Alloveda Liver Update: Increased risk of NAFLD in women with PCOS-related androgen excess |
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Alloveda Liver Update: Increased risk of NAFLD in women with PCOS-related androgen excess

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Androgen excess is characteristic hallmark of polycystic ovary syndrome (PCOS), affecting 10% of women worldwide. PCOS is a lifelong metabolic disorder which causes increased risk of type 2 diabetes, hypertension, and cardiovascular events. It has been observed in previous studies that PCOS is associated with increased risk of nonalcoholic fatty liver disease (NAFLD) and wherein, androgen excess acts as a potential catalyst.
The current retrospective longitudinal cohort study undertook a large primary care database, assessing NAFLD rates in 63,120 women with PCOS and 121,064 controls which were comparable in age, body mass index (BMI), and location, registered from January 2000 to May 2016. The authors also evaluated 2 independent cohorts that analysed the rate of NAFLD in women with a measurement of serum testosterone and sex hormone-binding globulin (SHBG).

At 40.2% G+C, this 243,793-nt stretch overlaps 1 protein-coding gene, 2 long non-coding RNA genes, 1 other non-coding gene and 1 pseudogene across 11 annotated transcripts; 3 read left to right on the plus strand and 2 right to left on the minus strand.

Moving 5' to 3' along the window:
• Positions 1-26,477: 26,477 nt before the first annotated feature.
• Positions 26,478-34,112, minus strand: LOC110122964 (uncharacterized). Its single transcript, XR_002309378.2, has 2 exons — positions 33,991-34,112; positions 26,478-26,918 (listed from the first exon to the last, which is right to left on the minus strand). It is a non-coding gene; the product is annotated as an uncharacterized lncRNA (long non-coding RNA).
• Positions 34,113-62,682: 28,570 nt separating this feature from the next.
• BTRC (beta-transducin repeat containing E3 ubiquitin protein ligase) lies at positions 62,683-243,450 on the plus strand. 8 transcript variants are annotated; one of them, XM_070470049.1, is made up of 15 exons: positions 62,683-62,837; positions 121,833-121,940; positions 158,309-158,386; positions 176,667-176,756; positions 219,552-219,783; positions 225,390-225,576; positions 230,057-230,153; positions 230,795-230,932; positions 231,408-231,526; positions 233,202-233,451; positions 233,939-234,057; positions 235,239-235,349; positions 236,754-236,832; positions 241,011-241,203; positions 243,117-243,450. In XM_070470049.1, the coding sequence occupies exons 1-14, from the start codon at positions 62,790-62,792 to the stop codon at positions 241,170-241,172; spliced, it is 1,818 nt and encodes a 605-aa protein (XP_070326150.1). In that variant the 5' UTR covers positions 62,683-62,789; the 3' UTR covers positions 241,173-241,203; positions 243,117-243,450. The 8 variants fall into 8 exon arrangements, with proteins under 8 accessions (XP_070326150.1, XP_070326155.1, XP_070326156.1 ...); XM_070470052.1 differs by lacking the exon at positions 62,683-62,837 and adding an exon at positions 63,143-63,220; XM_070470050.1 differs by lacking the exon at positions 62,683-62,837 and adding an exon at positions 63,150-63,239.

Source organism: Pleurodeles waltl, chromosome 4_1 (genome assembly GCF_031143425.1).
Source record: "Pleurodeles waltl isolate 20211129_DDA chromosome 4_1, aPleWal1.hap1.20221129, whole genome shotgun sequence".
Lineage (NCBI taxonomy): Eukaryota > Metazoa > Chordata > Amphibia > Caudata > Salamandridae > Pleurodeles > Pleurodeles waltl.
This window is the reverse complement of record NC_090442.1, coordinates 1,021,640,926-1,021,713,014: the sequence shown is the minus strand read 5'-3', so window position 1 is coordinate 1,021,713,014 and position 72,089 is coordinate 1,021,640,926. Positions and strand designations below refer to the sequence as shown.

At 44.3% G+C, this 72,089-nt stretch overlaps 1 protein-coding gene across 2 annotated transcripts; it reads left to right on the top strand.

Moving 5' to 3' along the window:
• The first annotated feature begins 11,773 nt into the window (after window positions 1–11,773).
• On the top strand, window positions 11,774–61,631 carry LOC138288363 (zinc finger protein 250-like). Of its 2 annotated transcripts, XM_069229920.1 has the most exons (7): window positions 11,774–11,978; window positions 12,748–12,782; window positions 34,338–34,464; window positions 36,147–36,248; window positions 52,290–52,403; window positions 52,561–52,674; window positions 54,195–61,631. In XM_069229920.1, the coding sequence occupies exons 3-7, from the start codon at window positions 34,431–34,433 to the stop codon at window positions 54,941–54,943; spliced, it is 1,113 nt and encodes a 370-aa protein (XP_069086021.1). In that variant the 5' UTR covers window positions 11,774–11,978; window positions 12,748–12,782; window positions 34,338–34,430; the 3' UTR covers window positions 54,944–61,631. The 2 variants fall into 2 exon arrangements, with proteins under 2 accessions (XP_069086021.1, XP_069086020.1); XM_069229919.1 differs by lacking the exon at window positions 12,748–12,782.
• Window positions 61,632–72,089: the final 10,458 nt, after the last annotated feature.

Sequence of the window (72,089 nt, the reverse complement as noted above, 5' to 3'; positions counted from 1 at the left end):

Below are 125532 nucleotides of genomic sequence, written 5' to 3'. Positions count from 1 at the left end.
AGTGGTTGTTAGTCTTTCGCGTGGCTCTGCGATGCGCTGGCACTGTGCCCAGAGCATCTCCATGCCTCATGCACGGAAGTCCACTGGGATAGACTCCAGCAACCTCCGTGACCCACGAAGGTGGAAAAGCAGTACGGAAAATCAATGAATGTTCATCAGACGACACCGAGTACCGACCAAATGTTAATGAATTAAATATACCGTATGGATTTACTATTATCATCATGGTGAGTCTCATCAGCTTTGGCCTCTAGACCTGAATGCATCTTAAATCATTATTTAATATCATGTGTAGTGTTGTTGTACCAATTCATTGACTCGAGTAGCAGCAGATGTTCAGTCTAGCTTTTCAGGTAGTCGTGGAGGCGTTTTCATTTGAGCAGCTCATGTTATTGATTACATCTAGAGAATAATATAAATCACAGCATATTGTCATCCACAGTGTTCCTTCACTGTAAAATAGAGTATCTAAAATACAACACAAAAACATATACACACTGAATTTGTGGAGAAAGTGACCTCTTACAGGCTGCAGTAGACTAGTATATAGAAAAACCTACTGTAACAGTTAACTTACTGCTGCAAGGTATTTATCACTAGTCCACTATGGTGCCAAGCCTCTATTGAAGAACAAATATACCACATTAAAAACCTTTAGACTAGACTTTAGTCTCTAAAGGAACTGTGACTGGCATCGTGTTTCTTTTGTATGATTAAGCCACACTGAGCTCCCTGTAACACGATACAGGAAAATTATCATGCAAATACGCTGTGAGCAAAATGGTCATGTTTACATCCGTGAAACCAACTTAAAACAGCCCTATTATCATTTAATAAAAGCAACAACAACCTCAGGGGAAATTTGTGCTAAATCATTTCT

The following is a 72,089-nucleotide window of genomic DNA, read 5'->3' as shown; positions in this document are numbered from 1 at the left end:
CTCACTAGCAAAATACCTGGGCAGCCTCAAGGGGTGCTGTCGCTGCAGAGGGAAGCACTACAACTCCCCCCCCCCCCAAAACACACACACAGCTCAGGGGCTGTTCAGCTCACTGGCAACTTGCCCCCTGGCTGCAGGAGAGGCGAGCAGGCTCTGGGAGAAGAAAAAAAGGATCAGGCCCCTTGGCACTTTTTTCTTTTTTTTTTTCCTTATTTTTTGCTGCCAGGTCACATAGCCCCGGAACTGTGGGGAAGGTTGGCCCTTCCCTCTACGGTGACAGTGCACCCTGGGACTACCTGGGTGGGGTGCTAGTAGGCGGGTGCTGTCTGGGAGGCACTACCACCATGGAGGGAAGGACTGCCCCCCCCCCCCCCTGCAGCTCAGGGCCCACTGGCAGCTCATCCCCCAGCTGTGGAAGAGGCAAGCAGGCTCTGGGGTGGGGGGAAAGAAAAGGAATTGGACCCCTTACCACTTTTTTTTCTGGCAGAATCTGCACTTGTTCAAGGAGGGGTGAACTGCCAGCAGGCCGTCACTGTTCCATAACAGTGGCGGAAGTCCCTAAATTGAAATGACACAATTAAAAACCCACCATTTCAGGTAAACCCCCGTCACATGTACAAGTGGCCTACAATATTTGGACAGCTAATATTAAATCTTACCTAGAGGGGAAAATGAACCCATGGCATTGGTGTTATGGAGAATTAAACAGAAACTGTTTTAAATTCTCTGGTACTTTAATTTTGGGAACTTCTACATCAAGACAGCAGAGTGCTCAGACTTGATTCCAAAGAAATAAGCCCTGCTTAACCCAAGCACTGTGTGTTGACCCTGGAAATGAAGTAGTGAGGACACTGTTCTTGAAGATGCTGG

Multivariate Cox models was used to determine the hazard ratio (HR) for NAFLD and it was revealed that women with PCOS had an increased rate of NAFLD (HR = 2.23, 95% CI 1.86-2.66), after adjustment for BMI or dysglycemia. 
The results demonstrated that an association existed between serum testosterone >3.0 nmol/L and an increase in NAFLD (HR = 2.30, 95% CI 1.16-4.53 for 3-3.49 nmol/L and HR = 2.40, 95% CI 1.24-4.66 for >3.5 nmol/L). Similarly, SHBG <30 nmol/L was also related to increased NAFLD hazard (HR = 4.75, 95% CI 2.44-9.25 for 20-29.99 nmol/L and HR = 4.98, 95% CI 2.45-10.11, for <20 nmol/L). 
Thus, the study concluded that women with PCOS are associated with an increased rate of NAFLD. Apart from increased BMI and dysglycemia, androgen excess is also implicated in the development of NAFLD in these women. Therefore, systematic NAFLD screening is warranted in women with PCOS-related androgen excess.

Source: PLoS Med. 2018 Mar 28;15(3):e1002542. 
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